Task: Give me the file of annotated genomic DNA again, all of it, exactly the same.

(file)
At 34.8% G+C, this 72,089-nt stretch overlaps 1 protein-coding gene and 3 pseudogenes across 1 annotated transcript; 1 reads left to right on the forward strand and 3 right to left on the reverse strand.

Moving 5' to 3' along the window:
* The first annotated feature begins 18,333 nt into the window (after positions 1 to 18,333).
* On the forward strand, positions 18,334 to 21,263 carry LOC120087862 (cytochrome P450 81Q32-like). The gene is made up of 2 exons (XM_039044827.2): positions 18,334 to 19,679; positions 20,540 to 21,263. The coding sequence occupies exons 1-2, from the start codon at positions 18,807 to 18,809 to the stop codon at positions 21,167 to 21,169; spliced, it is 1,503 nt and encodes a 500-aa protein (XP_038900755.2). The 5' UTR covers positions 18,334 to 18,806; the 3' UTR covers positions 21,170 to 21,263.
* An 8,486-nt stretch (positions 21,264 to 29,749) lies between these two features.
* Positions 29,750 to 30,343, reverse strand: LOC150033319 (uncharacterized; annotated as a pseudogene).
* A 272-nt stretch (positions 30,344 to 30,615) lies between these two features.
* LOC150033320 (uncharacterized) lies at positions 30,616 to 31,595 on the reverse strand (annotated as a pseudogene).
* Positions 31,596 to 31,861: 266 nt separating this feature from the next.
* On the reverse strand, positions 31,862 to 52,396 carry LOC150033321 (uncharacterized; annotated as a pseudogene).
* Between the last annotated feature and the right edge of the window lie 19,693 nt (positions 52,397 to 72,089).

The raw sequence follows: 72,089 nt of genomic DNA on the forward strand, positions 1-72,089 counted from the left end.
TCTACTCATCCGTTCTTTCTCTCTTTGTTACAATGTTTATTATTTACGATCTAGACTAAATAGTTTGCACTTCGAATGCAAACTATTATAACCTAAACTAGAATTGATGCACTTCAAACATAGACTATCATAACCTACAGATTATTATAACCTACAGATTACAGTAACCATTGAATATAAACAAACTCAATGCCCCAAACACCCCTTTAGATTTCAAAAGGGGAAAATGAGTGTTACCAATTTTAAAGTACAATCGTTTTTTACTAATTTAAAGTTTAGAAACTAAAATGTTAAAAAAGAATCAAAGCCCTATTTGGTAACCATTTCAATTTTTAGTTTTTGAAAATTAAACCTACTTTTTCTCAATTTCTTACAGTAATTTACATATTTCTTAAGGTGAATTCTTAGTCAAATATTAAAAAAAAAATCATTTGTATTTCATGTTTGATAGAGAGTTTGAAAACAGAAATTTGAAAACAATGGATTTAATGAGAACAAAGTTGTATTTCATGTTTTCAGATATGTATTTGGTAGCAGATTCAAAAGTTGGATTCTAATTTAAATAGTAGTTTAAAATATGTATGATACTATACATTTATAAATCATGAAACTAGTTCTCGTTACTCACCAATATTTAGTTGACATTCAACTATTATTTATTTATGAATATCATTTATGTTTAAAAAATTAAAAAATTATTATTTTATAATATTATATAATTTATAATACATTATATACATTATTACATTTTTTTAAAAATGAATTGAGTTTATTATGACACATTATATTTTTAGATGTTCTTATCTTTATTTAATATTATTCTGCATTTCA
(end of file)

At 34.8% G+C, this 72,089-nt stretch overlaps 1 protein-coding gene and 3 pseudogenes across 1 annotated transcript; 1 reads left to right on the forward strand and 3 right to left on the reverse strand.

Moving 5' to 3' along the window:
* The first annotated feature begins 18,333 nt into the window (after positions 1 to 18,333).
* On the forward strand, positions 18,334 to 21,263 carry LOC120087862 (cytochrome P450 81Q32-like). The gene is made up of 2 exons (XM_039044827.2): positions 18,334 to 19,679; positions 20,540 to 21,263. The coding sequence occupies exons 1-2, from the start codon at positions 18,807 to 18,809 to the stop codon at positions 21,167 to 21,169; spliced, it is 1,503 nt and encodes a 500-aa protein (XP_038900755.2). The 5' UTR covers positions 18,334 to 18,806; the 3' UTR covers positions 21,170 to 21,263.
* An 8,486-nt stretch (positions 21,264 to 29,749) lies between these two features.
* Positions 29,750 to 30,343, reverse strand: LOC150033319 (uncharacterized; annotated as a pseudogene).
* A 272-nt stretch (positions 30,344 to 30,615) lies between these two features.
* LOC150033320 (uncharacterized) lies at positions 30,616 to 31,595 on the reverse strand (annotated as a pseudogene).
* Positions 31,596 to 31,861: 266 nt separating this feature from the next.
* On the reverse strand, positions 31,862 to 52,396 carry LOC150033321 (uncharacterized; annotated as a pseudogene).
* Between the last annotated feature and the right edge of the window lie 19,693 nt (positions 52,397 to 72,089).

The raw sequence follows: 72,089 nt of genomic DNA on the forward strand, positions 1-72,089 counted from the left end.
TCTACTCATCCGTTCTTTCTCTCTTTGTTACAATGTTTATTATTTACGATCTAGACTAAATAGTTTGCACTTCGAATGCAAACTATTATAACCTAAACTAGAATTGATGCACTTCAAACATAGACTATCATAACCTACAGATTATTATAACCTACAGATTACAGTAACCATTGAATATAAACAAACTCAATGCCCCAAACACCCCTTTAGATTTCAAAAGGGGAAAATGAGTGTTACCAATTTTAAAGTACAATCGTTTTTTACTAATTTAAAGTTTAGAAACTAAAATGTTAAAAAAGAATCAAAGCCCTATTTGGTAACCATTTCAATTTTTAGTTTTTGAAAATTAAACCTACTTTTTCTCAATTTCTTACAGTAATTTACATATTTCTTAAGGTGAATTCTTAGTCAAATATTAAAAAAAAAATCATTTGTATTTCATGTTTGATAGAGAGTTTGAAAACAGAAATTTGAAAACAATGGATTTAATGAGAACAAAGTTGTATTTCATGTTTTCAGATATGTATTTGGTAGCAGATTCAAAAGTTGGATTCTAATTTAAATAGTAGTTTAAAATATGTATGATACTATACATTTATAAATCATGAAACTAGTTCTCGTTACTCACCAATATTTAGTTGACATTCAACTATTATTTATTTATGAATATCATTTATGTTTAAAAAATTAAAAAATTATTATTTTATAATATTATATAATTTATAATACATTATATACATTATTACATTTTTTTAAAAATGAATTGAGTTTATTATGACACATTATATTTTTAGATGTTCTTATCTTTATTTAATATTATTCTGCATTTCA